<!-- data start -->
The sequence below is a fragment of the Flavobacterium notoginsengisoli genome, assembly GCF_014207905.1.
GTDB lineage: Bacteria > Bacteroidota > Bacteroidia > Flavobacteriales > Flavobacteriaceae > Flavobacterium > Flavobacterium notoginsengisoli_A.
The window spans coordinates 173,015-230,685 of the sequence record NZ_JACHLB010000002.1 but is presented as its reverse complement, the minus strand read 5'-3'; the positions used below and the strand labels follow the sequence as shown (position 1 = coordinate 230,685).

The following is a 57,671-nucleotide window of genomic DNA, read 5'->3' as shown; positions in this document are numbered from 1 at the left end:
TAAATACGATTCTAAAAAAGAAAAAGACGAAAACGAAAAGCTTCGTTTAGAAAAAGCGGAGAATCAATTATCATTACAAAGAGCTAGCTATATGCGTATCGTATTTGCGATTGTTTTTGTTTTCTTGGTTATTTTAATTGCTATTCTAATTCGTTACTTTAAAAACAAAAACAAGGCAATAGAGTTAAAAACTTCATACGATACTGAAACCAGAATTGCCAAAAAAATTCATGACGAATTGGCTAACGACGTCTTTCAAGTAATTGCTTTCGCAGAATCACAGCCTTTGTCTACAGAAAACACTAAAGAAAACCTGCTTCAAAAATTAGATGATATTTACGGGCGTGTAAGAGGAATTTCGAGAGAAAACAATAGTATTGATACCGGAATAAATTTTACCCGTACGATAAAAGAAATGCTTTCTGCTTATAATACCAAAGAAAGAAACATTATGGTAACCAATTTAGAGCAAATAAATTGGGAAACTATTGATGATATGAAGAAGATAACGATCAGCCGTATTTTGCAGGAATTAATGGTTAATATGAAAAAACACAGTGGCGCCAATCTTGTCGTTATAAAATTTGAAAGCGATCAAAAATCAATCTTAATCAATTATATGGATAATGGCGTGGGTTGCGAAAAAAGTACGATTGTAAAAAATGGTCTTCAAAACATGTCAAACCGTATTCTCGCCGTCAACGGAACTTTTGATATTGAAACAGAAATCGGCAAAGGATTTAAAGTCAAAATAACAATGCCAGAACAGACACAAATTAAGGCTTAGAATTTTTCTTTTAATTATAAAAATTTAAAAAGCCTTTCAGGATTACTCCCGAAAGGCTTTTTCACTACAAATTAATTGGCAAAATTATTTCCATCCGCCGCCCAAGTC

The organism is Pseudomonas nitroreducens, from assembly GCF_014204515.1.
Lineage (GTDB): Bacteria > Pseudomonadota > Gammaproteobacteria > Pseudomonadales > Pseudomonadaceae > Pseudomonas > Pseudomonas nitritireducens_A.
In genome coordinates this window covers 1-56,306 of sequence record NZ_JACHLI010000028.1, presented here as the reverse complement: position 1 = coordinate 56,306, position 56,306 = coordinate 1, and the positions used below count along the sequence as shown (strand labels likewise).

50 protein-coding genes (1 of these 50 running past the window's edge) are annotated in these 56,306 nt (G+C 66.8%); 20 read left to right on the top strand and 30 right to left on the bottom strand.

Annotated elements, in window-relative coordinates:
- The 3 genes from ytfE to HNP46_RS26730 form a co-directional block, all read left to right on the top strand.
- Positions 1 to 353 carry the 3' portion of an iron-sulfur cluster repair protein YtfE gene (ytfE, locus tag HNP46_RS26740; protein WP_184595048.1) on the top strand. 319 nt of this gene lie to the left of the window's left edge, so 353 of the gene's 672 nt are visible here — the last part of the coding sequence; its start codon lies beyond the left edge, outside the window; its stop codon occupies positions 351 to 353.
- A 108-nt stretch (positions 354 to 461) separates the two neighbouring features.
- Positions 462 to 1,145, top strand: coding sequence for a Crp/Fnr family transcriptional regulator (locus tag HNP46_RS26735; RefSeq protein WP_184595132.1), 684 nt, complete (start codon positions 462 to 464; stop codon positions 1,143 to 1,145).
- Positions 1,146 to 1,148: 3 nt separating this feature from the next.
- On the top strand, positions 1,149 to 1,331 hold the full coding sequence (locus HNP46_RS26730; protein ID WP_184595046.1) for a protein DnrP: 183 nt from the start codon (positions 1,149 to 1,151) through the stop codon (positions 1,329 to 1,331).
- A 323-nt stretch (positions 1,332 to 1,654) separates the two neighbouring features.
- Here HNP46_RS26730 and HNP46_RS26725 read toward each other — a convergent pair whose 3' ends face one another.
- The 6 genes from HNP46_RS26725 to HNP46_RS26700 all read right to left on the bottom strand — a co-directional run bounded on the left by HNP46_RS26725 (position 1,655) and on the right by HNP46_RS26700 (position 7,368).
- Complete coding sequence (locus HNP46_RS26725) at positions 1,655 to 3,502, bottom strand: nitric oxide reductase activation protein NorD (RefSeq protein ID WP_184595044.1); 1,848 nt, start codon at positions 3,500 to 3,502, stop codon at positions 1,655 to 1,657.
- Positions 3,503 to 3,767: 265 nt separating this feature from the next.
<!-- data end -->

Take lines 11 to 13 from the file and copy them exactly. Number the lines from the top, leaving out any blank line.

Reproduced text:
- The 3 genes from ytfE to HNP46_RS26730 form a co-directional block, all read left to right on the top strand.
- Positions 1 to 353 carry the 3' portion of an iron-sulfur cluster repair protein YtfE gene (ytfE, locus tag HNP46_RS26740; protein WP_184595048.1) on the top strand. 319 nt of this gene lie to the left of the window's left edge, so 353 of the gene's 672 nt are visible here — the last part of the coding sequence; its start codon lies beyond the left edge, outside the window; its stop codon occupies positions 351 to 353.
- A 108-nt stretch (positions 354 to 461) separates the two neighbouring features.